And find the voice that independents will hear.
The Associated Press has created a lengthy analysis of state Republican parties “mired in dysfunction,” because they’re “plagued by infighting and deep ideological divisions.” All this disharmony raises questions, AP says, about the GOP’s “ability to coordinate political activities in key battleground states ahead of next year’s midterm congressional elections.”
Noticeably absent from the list of states with a dysfunctional GOP is Indiana. Wisconsin, Florida and New Jersey aren’t there, either. As it happens, the Republican governors of those states are at the Aspen Institute in Colorado this week for a discussion about “the important social issues facing their communities” and “what’s working in their states.”
Republican governors from a lot of other states could have been in Aspen, too. “Dysfunction” doesn’t seem to include being kept from office. The GOP controls 30 of the nation’s 50 governorships and a majority of state legislatures. As of 2010, Republicans have 53 percent of the 3,890 legislative seats in the U.S., and Democrats have 47. Republicans control both chambers in 25 states, and Democrats control both in only 16. Eight states have split or inconclusive control. (Nebraska’s legislators are chosen in nonpartisan elections.)
And the GOP doesn’t fare badly in public opinion polls, either. Most Americans have a more favorable view of state government than they do of the federal government, and state governments controlled by Republicans are slightly more popular than ones controlled by Democrats.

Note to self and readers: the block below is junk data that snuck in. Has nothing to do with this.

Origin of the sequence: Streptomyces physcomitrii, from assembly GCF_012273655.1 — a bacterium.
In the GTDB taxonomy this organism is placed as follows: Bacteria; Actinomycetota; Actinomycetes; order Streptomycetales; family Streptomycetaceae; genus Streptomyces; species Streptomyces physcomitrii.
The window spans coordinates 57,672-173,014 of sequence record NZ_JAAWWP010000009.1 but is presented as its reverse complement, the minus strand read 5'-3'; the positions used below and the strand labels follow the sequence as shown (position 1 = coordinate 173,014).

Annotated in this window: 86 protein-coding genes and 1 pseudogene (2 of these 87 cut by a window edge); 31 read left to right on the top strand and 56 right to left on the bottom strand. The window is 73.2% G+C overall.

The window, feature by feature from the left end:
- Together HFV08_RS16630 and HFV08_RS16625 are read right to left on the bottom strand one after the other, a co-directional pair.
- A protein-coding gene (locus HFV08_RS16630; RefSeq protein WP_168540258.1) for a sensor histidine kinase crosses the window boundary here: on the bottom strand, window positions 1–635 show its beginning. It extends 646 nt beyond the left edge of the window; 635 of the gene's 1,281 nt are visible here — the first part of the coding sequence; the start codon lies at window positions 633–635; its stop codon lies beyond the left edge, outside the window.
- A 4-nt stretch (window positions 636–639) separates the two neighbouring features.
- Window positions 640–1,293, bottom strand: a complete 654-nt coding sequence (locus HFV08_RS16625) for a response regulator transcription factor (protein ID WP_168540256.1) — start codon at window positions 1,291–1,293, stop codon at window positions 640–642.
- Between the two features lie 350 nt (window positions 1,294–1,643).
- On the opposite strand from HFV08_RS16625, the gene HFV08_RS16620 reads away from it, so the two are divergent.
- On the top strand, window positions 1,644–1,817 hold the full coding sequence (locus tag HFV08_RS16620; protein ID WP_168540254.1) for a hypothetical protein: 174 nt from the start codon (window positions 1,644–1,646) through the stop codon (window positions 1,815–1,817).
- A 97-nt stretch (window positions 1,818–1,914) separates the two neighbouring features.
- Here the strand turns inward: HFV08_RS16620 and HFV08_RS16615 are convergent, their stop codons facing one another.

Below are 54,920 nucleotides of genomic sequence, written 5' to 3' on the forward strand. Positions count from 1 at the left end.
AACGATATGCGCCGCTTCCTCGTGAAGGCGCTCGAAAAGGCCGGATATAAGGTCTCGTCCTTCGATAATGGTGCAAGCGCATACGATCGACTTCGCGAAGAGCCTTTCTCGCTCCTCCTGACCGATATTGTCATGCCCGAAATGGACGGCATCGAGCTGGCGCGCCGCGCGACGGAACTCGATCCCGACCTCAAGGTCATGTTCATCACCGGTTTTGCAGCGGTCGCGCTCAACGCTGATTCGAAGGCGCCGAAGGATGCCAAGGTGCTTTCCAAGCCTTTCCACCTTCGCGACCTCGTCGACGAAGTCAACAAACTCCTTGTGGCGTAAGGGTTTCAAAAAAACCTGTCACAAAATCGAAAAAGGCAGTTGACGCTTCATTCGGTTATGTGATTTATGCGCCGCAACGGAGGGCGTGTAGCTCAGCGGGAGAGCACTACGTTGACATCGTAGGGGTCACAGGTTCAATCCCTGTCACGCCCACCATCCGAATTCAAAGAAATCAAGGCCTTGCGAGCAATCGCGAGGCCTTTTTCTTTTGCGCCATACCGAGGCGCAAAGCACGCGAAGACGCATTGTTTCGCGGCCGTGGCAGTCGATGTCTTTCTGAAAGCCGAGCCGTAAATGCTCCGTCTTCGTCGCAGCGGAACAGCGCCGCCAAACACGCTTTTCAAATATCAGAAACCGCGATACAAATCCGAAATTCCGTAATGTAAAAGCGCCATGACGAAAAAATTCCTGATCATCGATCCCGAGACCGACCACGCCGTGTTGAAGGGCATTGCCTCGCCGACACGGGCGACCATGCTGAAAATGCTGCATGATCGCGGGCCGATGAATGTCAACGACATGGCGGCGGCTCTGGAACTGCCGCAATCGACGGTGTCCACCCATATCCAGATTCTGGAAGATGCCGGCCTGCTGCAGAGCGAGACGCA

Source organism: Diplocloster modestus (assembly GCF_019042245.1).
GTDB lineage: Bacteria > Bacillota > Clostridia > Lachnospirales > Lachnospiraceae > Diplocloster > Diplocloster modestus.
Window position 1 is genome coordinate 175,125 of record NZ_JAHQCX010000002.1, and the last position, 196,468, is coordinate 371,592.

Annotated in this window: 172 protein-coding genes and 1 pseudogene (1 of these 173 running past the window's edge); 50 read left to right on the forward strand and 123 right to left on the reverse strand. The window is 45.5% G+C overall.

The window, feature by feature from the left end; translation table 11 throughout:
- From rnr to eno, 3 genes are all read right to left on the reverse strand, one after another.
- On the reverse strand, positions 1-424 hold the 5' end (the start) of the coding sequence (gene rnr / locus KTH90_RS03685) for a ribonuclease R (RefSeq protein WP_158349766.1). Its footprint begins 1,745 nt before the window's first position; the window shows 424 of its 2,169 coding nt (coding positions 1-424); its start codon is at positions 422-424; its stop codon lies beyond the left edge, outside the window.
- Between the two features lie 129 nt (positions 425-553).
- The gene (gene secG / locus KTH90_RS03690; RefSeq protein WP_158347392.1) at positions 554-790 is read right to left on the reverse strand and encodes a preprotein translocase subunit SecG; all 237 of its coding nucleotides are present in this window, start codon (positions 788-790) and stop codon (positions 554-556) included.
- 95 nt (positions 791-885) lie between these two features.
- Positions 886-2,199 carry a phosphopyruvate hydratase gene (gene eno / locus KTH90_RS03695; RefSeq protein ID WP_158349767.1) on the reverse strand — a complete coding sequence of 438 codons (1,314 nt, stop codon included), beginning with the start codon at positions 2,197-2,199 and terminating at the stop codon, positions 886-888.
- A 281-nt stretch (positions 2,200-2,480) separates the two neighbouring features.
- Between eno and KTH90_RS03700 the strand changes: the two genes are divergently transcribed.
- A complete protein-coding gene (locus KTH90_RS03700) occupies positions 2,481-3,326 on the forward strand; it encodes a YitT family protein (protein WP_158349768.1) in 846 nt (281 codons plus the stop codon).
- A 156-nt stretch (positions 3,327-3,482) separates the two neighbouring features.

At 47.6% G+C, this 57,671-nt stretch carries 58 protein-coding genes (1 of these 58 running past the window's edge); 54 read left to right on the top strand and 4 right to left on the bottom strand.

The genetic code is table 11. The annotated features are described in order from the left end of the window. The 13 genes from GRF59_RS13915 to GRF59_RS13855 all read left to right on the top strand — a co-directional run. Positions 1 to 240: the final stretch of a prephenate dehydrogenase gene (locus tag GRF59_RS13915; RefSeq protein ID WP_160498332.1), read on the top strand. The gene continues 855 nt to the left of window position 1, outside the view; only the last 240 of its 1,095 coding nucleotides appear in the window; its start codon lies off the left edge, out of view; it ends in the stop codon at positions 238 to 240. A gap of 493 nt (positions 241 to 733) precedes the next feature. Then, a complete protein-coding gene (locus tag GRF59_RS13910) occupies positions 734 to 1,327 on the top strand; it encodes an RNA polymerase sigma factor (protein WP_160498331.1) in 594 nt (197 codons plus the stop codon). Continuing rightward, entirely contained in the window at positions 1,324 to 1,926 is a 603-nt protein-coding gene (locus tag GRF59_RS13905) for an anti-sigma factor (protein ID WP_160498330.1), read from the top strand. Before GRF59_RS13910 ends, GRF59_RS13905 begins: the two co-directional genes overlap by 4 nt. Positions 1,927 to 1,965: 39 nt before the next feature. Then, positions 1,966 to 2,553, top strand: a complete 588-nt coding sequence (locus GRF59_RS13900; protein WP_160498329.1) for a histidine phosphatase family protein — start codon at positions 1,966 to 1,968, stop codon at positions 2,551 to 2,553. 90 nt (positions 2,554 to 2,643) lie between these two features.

Republicans aren’t even doing too shabbily at the national level. They won control of the U.S. House in 2010, and they have a decent shot at taking the Senate next year as well. The single area in which they are still stumbling is in presidential politics.
That’s where the AP’s “deep ideological divisions” come into play. Democrats are solidly united behind a progressive agenda of big government and high spending. Republicans are having trouble reconciling their conservative and libertarian factions, not sure whether to push more strongly on an economic platform or a social-issues message.
By 2011, Gallup polling suggested, the percentage of American voters self-identifying as Republican had fallen to 27 percent, and 31 percent called themselves Democrats. The number self-identifying as independent had risen to 40 percent, the highest number in 60 years. Whichever party wins that group’s votes will send the next president to the White House.
If Republicans are serious about the presidency, they have two missions. They must find the voice the independents will listen to and a tone they will appreciate. And they must make the Democrats own the progressive agenda that has piled up the unsustainable debt about to topple our fiscal house of cards.